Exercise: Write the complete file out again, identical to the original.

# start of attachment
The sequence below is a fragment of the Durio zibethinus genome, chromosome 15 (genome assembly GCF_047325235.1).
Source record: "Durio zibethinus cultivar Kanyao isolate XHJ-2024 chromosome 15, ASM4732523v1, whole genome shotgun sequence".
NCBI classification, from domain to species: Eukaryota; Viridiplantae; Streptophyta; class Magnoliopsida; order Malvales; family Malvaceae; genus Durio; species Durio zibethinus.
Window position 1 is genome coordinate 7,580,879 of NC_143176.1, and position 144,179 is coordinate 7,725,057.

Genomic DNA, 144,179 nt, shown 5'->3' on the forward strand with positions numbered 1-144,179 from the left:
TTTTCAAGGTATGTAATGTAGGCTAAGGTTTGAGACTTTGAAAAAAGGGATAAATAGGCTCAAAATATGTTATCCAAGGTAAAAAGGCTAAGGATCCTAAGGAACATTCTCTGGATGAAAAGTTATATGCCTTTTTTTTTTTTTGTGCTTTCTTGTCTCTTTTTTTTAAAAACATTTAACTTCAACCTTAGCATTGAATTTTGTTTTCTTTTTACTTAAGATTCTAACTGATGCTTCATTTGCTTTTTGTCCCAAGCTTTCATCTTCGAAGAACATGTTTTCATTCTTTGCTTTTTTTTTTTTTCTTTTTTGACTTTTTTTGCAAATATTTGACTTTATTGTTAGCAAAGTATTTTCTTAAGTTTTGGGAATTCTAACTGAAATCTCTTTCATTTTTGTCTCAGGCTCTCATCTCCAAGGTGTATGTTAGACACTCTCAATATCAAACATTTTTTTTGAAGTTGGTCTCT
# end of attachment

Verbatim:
The sequence below is a fragment of the Durio zibethinus genome, chromosome 15 (genome assembly GCF_047325235.1).
Source record: "Durio zibethinus cultivar Kanyao isolate XHJ-2024 chromosome 15, ASM4732523v1, whole genome shotgun sequence".
NCBI classification, from domain to species: Eukaryota; Viridiplantae; Streptophyta; class Magnoliopsida; order Malvales; family Malvaceae; genus Durio; species Durio zibethinus.
Window position 1 is genome coordinate 7,580,879 of NC_143176.1, and position 144,179 is coordinate 7,725,057.

Genomic DNA, 144,179 nt, shown 5'->3' on the forward strand with positions numbered 1-144,179 from the left:
TTTTCAAGGTATGTAATGTAGGCTAAGGTTTGAGACTTTGAAAAAAGGGATAAATAGGCTCAAAATATGTTATCCAAGGTAAAAAGGCTAAGGATCCTAAGGAACATTCTCTGGATGAAAAGTTATATGCCTTTTTTTTTTTTTGTGCTTTCTTGTCTCTTTTTTTTAAAAACATTTAACTTCAACCTTAGCATTGAATTTTGTTTTCTTTTTACTTAAGATTCTAACTGATGCTTCATTTGCTTTTTGTCCCAAGCTTTCATCTTCGAAGAACATGTTTTCATTCTTTGCTTTTTTTTTTTTTCTTTTTTGACTTTTTTTGCAAATATTTGACTTTATTGTTAGCAAAGTATTTTCTTAAGTTTTGGGAATTCTAACTGAAATCTCTTTCATTTTTGTCTCAGGCTCTCATCTCCAAGGTGTATGTTAGACACTCTCAATATCAAACATTTTTTTTGAAGTTGGTCTCT